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Dr. Nadia Mykytczuk

Biomining, Bioremediation and Science Communication - Industrial Research Chair


Headshot of Nadia

Dr. Nadia Mykytczuk
Associate Professor
School of the Environment, Faculty of Sciences, Engineering and Architecture


Research Involves

Studying the microbiology of extreme environments (natural and engineered) with a focus on developing, optimizing and prototyping biomining and bioremediation microbial technology.

Research Relevance

Managing and treating the ~5000 abandoned mine sites in Ontario alone is of significant socioeconomic and environmental concern. There is great need, therefore, for the eco-friendly, cost-effective alternative provided by microbial-based remediation.

Featured Profile

Dr. Nadia Mykytczuk, the NOHFC research chair in Biomining, Bioremediation and Science Communication and her team are researching ways to use microbes to clean old mine sites and extract metals from those sites.

Environmental Microbial Processes

As an environmental microbiologist, I find the microbial communities inhabiting extreme or disturbed habitats fascinating. Such consortia often exhibit unique adaption mechanisms (at both the individual species and community level), and harbor biochemical characteristics that we can apply to address various environmental challenges.

My interdisciplinary research program, which applies tools in molecular biology, microbiology, and biogeochemistry, has evolved to constitute the bioleaching of base metals, bioremediation of metal contaminated sites, and science outreach. Ongoing projects include: (1) microcosm studies of the abiotic and biotic (microbial and plant transformations) of Fe and S in artificial wetlands; (2) passive, in situ treatment of low S mine wastes; (3) genomic characterization of novel microbes; and (4) the creation of frameworks to assess and communicate the merits of emerging mining-related biotechnologies.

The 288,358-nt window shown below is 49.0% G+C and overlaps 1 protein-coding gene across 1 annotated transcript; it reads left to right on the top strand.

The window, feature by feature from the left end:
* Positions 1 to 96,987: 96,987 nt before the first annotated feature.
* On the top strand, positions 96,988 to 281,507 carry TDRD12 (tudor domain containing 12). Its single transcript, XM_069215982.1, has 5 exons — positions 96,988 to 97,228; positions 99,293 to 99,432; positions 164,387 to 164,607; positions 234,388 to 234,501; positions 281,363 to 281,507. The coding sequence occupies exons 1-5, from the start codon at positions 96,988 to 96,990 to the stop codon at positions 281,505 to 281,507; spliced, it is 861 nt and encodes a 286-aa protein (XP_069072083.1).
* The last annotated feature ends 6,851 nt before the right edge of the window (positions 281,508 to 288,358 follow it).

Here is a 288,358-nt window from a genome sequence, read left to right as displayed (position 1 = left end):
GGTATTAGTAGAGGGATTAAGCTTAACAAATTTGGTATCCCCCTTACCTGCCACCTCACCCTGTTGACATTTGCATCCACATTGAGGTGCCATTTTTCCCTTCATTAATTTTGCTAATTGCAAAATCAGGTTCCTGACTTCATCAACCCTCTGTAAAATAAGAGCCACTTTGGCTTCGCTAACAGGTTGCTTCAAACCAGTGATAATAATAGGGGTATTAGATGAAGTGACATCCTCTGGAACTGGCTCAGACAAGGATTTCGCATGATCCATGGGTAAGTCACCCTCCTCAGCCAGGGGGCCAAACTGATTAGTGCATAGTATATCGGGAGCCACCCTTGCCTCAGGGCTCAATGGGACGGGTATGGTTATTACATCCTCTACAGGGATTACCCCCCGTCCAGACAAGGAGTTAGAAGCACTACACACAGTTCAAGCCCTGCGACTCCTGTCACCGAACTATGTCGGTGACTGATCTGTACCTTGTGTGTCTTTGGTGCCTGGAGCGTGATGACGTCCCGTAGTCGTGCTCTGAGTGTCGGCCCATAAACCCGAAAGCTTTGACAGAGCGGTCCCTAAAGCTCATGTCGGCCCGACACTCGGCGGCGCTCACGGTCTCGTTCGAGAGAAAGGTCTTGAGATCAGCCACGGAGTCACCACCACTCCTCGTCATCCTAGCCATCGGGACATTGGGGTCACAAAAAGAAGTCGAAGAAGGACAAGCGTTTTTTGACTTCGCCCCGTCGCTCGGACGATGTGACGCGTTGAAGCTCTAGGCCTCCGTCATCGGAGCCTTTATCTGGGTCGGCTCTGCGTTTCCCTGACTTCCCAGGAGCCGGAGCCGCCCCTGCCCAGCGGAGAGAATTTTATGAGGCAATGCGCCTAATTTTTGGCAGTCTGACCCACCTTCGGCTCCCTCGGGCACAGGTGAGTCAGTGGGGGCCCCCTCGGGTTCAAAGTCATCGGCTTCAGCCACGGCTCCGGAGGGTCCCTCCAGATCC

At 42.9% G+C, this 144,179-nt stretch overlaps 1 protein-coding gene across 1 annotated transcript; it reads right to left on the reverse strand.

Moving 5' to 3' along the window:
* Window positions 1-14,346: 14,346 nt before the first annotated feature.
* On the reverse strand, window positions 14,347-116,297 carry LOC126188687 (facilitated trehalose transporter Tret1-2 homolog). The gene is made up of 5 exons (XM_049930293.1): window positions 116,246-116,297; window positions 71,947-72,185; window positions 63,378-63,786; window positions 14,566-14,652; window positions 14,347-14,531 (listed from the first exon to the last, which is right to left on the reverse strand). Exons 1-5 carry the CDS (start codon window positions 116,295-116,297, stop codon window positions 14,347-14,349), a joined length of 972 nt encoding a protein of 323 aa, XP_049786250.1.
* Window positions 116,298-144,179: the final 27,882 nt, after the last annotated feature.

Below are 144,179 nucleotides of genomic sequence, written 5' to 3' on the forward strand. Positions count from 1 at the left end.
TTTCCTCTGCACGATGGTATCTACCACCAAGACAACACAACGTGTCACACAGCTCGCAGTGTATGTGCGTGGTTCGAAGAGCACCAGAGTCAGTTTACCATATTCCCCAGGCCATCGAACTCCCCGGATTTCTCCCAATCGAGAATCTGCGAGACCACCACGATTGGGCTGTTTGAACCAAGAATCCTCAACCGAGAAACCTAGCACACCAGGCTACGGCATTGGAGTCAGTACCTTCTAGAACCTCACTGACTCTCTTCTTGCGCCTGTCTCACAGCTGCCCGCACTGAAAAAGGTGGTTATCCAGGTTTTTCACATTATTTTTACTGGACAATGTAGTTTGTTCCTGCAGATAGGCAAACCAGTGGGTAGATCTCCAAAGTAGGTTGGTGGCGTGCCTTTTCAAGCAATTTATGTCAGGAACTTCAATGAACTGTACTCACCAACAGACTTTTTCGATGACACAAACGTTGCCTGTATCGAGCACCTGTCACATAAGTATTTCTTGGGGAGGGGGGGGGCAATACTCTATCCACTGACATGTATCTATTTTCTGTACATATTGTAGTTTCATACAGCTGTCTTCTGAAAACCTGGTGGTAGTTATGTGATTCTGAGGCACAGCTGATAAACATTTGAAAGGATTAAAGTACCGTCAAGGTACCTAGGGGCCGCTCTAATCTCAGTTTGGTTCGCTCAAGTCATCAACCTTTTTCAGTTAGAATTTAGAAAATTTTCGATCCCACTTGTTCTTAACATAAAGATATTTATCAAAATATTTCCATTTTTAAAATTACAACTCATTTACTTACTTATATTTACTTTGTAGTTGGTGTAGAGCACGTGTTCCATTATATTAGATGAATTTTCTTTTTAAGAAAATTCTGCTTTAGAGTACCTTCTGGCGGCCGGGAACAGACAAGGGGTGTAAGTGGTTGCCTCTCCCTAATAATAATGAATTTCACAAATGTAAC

For example, iron and sulfur metabolizing microbes from sulfidic mine wastes have been used for cost-effective extraction of low metal concentrations from various mine wastes. While many studies and companies have utilized such consortia for tank-based Au or heap-based Cu extraction, relatively little is known about their metabolism changes over the leaching cycle. Using metagenomics allows us to better understand these biologically catalyzed processes and work towards technology development and optimization, particularly for colder climates.